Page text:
When You Know You’ll Need The NICU

There are many reasons why you know in advance that your baby may need the NICU. Such as, going into spontaneous early labour, early delivery because of conditions such as pre-eclampsia or your baby may require surgery after birth or have a diagnosed genetic condition.

 

You may have found out as early as your 12 week scan that your baby may require medical intervention at birth or your waters may have broken, and you have been given medication to prevent contractions and help prevent infection.

 

In some cases, you may have received results of a positive foetal fibronectin result, so the likelihood of early delivery may be imminent.

 

For others, admission to the NICU may be a complete shock at the point of delivery.

 

Perhaps your initial question is ‘what is the NICU?’ Not everyone has heard of a neonatal unit and what it offers or even what it does.

 

There are many medical abbreviations such as neonatal intensive care unit, high dependency unit (HDU) and special care baby unit (SCBU).

 

Units are graded based on the level of medical care provided and the gestation of babies can be cared for at that unit.

 

Depending on your circumstances you may be transferred to another hospital who can better meet the needs of you and your baby. Your care team will go through this with you.

 

If you’re reading this page and you have found us because you know your baby or babies will need NICU care, we’d love you to read the following to help you navigate those early days.

 

  1. Take a deep breath, you can’t process all of this in one go, there’s an awful lot of information to take in
  2. If you can, write down any questions you may have; use a piece of paper or even your phone. No question is too silly or irrelevant. This is your baby and your family.
  3. If you need to go over something again, just ask
  4. If you can, have someone with you when your care team is talking to you. You may pick up and process different bits of information which can help you make decisions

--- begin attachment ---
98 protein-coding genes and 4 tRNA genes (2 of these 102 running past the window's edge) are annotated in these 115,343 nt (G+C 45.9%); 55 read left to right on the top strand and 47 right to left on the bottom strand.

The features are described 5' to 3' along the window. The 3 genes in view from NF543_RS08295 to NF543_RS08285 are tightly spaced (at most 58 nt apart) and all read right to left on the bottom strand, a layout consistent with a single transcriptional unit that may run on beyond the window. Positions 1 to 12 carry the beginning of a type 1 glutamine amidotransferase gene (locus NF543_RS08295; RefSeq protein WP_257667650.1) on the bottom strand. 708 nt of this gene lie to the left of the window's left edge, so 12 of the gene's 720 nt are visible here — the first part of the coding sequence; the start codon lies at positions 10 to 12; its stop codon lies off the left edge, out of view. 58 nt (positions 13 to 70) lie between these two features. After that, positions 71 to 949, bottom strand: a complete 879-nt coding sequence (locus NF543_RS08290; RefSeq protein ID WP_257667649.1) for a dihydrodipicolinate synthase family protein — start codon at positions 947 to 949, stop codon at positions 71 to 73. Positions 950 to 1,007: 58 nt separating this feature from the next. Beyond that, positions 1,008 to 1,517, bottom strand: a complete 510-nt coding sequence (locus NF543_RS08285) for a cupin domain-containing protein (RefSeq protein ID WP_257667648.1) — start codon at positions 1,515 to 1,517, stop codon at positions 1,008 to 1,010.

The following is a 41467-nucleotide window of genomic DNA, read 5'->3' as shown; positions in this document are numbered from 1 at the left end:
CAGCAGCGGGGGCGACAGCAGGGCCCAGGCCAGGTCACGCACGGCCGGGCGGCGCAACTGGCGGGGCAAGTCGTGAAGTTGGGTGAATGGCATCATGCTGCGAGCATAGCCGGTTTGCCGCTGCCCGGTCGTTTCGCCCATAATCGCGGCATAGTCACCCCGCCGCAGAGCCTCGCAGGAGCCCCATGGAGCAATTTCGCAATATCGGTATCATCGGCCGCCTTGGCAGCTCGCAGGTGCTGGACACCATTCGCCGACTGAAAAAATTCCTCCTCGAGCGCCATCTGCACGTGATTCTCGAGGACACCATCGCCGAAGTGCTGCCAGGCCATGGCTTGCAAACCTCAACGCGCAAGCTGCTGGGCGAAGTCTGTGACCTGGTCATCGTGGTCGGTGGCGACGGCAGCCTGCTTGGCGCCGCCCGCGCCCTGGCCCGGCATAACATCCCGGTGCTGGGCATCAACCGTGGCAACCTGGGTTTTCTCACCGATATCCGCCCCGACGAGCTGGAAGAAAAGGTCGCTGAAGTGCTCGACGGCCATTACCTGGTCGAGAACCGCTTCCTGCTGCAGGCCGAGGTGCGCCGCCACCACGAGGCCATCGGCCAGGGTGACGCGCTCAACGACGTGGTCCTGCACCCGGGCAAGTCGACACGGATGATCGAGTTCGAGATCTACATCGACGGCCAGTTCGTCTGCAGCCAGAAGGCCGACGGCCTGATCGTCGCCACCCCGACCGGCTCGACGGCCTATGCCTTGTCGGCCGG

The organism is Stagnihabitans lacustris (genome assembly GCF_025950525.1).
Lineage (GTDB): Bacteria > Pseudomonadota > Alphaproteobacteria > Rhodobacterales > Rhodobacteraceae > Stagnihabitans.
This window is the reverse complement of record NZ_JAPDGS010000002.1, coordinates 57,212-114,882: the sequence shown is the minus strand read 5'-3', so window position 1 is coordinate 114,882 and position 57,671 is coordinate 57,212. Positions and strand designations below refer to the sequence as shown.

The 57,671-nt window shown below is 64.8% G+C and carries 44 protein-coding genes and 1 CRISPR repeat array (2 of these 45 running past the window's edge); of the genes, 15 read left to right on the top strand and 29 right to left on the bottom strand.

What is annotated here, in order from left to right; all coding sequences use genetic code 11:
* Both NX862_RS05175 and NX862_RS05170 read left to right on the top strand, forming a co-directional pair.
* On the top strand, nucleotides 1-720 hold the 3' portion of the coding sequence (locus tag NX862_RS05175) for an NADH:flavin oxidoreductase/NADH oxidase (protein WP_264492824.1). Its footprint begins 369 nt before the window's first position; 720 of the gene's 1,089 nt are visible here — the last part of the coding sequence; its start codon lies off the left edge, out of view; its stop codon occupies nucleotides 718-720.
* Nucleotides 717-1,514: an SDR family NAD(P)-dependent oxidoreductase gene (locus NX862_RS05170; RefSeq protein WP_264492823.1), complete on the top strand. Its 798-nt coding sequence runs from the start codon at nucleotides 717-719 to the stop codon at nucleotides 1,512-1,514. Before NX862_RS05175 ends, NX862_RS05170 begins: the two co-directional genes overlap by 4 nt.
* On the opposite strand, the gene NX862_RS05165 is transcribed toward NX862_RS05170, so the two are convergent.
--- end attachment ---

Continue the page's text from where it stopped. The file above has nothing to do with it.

5. Don’t worry if no one has the answer you’re looking for, as much as we all want to hear the words ‘everything is going to be ok’, the reality is no one knows what’s going to happen

 

We’ve got you.

 

We have a dedicated support system that contains mums who are about to enter the NICU like yourself, mums currently experiencing their NICU journey and veteran mums who have long since said goodbye to walking through those double doors. Even parents who have had 1 day in the unit have just as many valuable insights to those who stayed for many months or even a year.

You can read about our peer support here.

If you can, visit the neonatal unit, ask the staff to show you around, to familiarise yourself with the equipment, noises and the surroundings where your baby is going to be. Ask the staff to show you equipment that will become familiar to you and ask about the daily routine on the ward. You can also look at our NICU Jargon Buster if you feel you need to, it contains plenty of phrases you may hear on the ward by doctors and nurses.

 

Take time to re-evaluate your birth plan. If your birth plan has deviated due to medical necessity, ask to sit with your doctors and midwife and discuss options with them to make you as comfortable as possible whether it is listening to music during the birth or prior to general anaesthetic or for your partner to tell you the gender of your baby. You are still able to have some control and incorporate your wishes, where possible.

 

Lastly, whilst we know you just want someone to tell you it will be okay… we also know we can’t give you the answer you’re looking for. But, we will do our best to make sure you and your family are as supported as much as possible, for as long as you need us.


Facts & Figures

Did you know, a ventilator costs on average £25,000

Did you know, reading to your baby in the NICU helps their development?

It costs £505 a day to care for a baby in SCBU

Leo's Neonatal

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